According to Greek mythology, when Pandora opened the box which she was forbidden from opening, a lot of things flew right out—greed, envy, hatred, pain, disease, hunger, poverty, war, and death. The one thing that remained inside was ‘hope,’ and to this day, it is what we unconsciously seek, in troubled times.
The Goodwill Tribe is an organisation started in 2013 by Sonia Parekh and Chandni Sawlani, that in its own way is instilling hope in people. The organisation conducts various activities focusing on small acts of kindness that have the power to bring about change in the world.
These small acts include writing and posting letters of love to strangers.
Explaining how it came into being, Sonia says, “The intent was to try and lead with empathy and form human connections that go beyond one’s race, religion and culture. Over the last eight years, we kept experimenting with what human connections look like and what we ultimately created was a platform where even small acts of compassion and kindness are celebrated.”
With each passing year, word spread across the globe, and more and more people started joining this movement.
“The thing about what we do is that it appeals universally and is not limited to one geography or demography,” she adds.
Project Letter Earthlings
Letter Earthlings was a project that was initiated by Nivendra Uduman, a volunteer from Sri Lanka, to revive the art of letter writing. “When we are miles and miles away from each other, sometimes a letter from someone we do not know at all can bring in so much joy,” says Sonia.
Under the project, volunteers gathered in a café or an open space and wrote letters anonymously, which would then be sent out via snail mail to different parts of the world. Now, given the lockdown, the project has moved to the digital space.
How does it work on the digital platform?
“We live in uncertain times, and are all experiencing anxiety and fear. To help deal with all this, we decided to turn Letter Earthlings into a digital activity,” begins Sonia.
Following the same format, volunteers write e-mails and the same are then sent out by The Goodwill Tribe.
What’s interesting is that anyone can participate in this—there was a 10-year-old who wrote a letter, and a 71-year-old senior citizen with Parkinson’s who received an e-mail.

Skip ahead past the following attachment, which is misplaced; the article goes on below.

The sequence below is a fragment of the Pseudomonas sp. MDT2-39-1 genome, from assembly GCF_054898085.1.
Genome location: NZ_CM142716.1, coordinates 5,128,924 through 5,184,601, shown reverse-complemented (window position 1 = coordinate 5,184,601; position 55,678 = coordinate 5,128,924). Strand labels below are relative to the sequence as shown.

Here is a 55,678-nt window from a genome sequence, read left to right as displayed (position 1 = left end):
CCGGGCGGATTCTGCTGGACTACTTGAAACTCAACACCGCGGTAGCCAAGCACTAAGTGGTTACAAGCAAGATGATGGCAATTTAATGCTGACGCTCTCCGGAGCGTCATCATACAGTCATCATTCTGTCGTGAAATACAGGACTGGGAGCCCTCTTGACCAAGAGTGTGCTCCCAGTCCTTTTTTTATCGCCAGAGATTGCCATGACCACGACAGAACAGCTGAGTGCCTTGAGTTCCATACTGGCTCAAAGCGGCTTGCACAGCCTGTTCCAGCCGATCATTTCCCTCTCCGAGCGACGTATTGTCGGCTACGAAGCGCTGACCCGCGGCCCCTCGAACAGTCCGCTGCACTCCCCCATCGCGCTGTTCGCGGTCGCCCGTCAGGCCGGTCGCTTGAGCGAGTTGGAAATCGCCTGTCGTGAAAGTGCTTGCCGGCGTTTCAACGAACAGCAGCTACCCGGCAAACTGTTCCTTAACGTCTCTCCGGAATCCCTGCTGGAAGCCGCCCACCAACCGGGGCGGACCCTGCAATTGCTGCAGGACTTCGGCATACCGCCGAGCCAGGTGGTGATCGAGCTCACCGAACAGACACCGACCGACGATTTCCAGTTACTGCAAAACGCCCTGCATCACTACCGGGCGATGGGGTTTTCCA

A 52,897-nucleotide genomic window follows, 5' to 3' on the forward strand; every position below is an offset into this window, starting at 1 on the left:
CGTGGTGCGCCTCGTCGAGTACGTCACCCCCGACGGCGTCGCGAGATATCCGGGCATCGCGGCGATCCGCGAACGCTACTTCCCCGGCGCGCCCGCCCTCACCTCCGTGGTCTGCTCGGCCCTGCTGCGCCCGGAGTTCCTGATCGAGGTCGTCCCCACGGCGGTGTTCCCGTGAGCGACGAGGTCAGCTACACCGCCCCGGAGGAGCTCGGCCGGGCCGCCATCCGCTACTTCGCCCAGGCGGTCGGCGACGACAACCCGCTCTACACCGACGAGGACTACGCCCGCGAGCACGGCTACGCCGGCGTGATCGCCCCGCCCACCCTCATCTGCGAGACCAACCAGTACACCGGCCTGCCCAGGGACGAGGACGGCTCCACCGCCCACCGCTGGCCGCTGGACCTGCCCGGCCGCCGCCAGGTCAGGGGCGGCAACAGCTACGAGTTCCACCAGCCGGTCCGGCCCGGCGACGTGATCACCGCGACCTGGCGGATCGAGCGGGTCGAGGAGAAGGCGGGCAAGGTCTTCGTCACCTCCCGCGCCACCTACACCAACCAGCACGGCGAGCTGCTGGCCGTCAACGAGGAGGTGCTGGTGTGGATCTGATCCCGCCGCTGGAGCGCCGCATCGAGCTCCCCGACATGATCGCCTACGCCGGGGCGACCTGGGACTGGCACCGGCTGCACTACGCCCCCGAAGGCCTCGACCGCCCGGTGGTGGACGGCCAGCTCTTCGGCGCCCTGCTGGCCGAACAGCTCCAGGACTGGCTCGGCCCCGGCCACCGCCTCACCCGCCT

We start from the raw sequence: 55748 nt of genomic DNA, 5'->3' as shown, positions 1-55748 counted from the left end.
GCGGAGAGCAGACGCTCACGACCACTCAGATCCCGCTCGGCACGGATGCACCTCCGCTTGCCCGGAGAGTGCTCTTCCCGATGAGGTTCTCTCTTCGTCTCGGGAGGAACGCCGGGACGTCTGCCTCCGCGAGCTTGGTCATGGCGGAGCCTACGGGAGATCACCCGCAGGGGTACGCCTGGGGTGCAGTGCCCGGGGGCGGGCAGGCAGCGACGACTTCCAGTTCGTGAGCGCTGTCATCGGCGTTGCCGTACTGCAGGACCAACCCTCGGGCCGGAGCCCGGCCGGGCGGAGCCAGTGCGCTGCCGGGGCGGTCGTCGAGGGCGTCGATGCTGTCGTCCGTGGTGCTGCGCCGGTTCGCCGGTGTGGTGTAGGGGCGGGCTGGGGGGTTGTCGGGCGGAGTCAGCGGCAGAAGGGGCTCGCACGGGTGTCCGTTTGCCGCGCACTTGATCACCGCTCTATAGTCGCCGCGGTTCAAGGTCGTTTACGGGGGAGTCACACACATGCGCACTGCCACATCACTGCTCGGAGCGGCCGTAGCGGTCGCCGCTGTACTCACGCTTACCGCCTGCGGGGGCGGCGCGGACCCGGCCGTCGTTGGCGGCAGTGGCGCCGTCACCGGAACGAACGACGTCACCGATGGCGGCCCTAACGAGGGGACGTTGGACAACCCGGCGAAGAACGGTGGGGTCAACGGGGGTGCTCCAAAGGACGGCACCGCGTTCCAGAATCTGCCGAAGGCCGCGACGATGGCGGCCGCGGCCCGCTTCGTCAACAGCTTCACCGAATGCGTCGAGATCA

Speaking about the requests that they get, Sonia says, “They are very diverse; many are from students stuck in different countries looking out for their parents. Then there are the ones who understand how difficult this lockdown period is, and are reaching out to comfort their friends.”
How does the process work?
If you want to volunteer to write e-mails or would like to receive an e-mail for yourself or someone else, fill up this form: bit.ly/letterrequests.
Also, if you would like to join the crew of ‘Letter Writers,’ sign up here: bit.ly/letterwriters.
It takes about a week for the e-mail to be sent out. Every Saturday the team collates all the requests that they receive, and on Sunday it is sent out to the volunteer writers who take about 3 to 4 days to write the e-mail and send it back to them. This is then put into a format and e-mailed to the recipient.
With over 150 requests, the team has managed to send out more than 100 e-mails so far. They have 186 volunteer writers on-board, and this number is increasing each day, says Sonia.
“We have had our writers send us doodles, poetry, and various other forms of expression that they deem fit. We are open to it all. We also allow writers to write in vernacular language, and if the need arises, we translate it before it is sent out.”
Speaking about his experience, Thirupurasundari Sevvel, a Chennai-based architect who has been part of the letter exchange programme, says, “Having experienced this I can say that receiving the letter was so healing and soothing. I have received four letters so far and have also written to strangers.”
Sometimes, all we need is a tiny spark to rekindle the spirit of hope in our hearts.
(Edited by Gayatri Mishra)